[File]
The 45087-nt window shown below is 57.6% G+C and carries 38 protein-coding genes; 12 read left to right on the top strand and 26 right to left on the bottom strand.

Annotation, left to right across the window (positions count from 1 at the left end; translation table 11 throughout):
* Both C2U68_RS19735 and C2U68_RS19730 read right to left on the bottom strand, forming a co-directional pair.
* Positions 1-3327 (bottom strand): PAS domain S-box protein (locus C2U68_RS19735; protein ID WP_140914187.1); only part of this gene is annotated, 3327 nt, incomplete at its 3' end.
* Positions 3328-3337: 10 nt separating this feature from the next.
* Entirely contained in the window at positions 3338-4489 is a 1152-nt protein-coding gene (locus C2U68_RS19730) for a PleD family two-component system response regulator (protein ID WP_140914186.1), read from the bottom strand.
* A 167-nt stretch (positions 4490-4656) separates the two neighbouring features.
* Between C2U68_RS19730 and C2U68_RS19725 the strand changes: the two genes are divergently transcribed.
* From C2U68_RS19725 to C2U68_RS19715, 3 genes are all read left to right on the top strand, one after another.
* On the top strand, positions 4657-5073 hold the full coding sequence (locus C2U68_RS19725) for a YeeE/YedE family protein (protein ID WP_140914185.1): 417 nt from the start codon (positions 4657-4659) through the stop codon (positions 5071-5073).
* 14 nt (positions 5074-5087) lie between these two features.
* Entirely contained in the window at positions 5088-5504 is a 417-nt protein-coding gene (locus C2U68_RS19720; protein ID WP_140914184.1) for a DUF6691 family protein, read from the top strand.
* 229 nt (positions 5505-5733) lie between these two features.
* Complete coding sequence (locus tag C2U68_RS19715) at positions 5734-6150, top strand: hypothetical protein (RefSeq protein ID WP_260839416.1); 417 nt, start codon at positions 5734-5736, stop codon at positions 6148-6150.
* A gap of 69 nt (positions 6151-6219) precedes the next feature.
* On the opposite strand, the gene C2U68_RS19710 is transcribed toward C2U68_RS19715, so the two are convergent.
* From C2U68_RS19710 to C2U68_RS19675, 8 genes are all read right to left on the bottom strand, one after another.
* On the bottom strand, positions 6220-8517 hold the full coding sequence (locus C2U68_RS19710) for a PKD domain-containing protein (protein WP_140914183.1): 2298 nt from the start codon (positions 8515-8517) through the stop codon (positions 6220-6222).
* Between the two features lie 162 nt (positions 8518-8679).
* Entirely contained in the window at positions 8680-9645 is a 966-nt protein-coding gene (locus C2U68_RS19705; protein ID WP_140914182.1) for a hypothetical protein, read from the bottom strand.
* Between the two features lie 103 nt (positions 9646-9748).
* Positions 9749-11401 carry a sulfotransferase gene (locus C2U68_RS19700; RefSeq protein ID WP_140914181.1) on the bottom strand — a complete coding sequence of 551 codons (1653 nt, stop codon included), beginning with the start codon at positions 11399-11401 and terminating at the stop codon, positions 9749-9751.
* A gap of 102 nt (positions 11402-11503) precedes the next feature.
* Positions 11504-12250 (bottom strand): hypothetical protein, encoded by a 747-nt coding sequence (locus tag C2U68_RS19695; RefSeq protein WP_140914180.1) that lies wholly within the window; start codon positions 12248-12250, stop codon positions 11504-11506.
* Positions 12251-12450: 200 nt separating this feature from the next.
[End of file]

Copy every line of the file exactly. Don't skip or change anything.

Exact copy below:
The 45087-nt window shown below is 57.6% G+C and carries 38 protein-coding genes; 12 read left to right on the top strand and 26 right to left on the bottom strand.

Annotation, left to right across the window (positions count from 1 at the left end; translation table 11 throughout):
* Both C2U68_RS19735 and C2U68_RS19730 read right to left on the bottom strand, forming a co-directional pair.
* Positions 1-3327 (bottom strand): PAS domain S-box protein (locus C2U68_RS19735; protein ID WP_140914187.1); only part of this gene is annotated, 3327 nt, incomplete at its 3' end.
* Positions 3328-3337: 10 nt separating this feature from the next.
* Entirely contained in the window at positions 3338-4489 is a 1152-nt protein-coding gene (locus C2U68_RS19730) for a PleD family two-component system response regulator (protein ID WP_140914186.1), read from the bottom strand.
* A 167-nt stretch (positions 4490-4656) separates the two neighbouring features.
* Between C2U68_RS19730 and C2U68_RS19725 the strand changes: the two genes are divergently transcribed.
* From C2U68_RS19725 to C2U68_RS19715, 3 genes are all read left to right on the top strand, one after another.
* On the top strand, positions 4657-5073 hold the full coding sequence (locus C2U68_RS19725) for a YeeE/YedE family protein (protein ID WP_140914185.1): 417 nt from the start codon (positions 4657-4659) through the stop codon (positions 5071-5073).
* 14 nt (positions 5074-5087) lie between these two features.
* Entirely contained in the window at positions 5088-5504 is a 417-nt protein-coding gene (locus C2U68_RS19720; protein ID WP_140914184.1) for a DUF6691 family protein, read from the top strand.
* 229 nt (positions 5505-5733) lie between these two features.
* Complete coding sequence (locus tag C2U68_RS19715) at positions 5734-6150, top strand: hypothetical protein (RefSeq protein ID WP_260839416.1); 417 nt, start codon at positions 5734-5736, stop codon at positions 6148-6150.
* A gap of 69 nt (positions 6151-6219) precedes the next feature.
* On the opposite strand, the gene C2U68_RS19710 is transcribed toward C2U68_RS19715, so the two are convergent.
* From C2U68_RS19710 to C2U68_RS19675, 8 genes are all read right to left on the bottom strand, one after another.
* On the bottom strand, positions 6220-8517 hold the full coding sequence (locus C2U68_RS19710) for a PKD domain-containing protein (protein WP_140914183.1): 2298 nt from the start codon (positions 8515-8517) through the stop codon (positions 6220-6222).
* Between the two features lie 162 nt (positions 8518-8679).
* Entirely contained in the window at positions 8680-9645 is a 966-nt protein-coding gene (locus C2U68_RS19705; protein ID WP_140914182.1) for a hypothetical protein, read from the bottom strand.
* Between the two features lie 103 nt (positions 9646-9748).
* Positions 9749-11401 carry a sulfotransferase gene (locus C2U68_RS19700; RefSeq protein ID WP_140914181.1) on the bottom strand — a complete coding sequence of 551 codons (1653 nt, stop codon included), beginning with the start codon at positions 11399-11401 and terminating at the stop codon, positions 9749-9751.
* A gap of 102 nt (positions 11402-11503) precedes the next feature.
* Positions 11504-12250 (bottom strand): hypothetical protein, encoded by a 747-nt coding sequence (locus tag C2U68_RS19695; RefSeq protein WP_140914180.1) that lies wholly within the window; start codon positions 12248-12250, stop codon positions 11504-11506.
* Positions 12251-12450: 200 nt separating this feature from the next.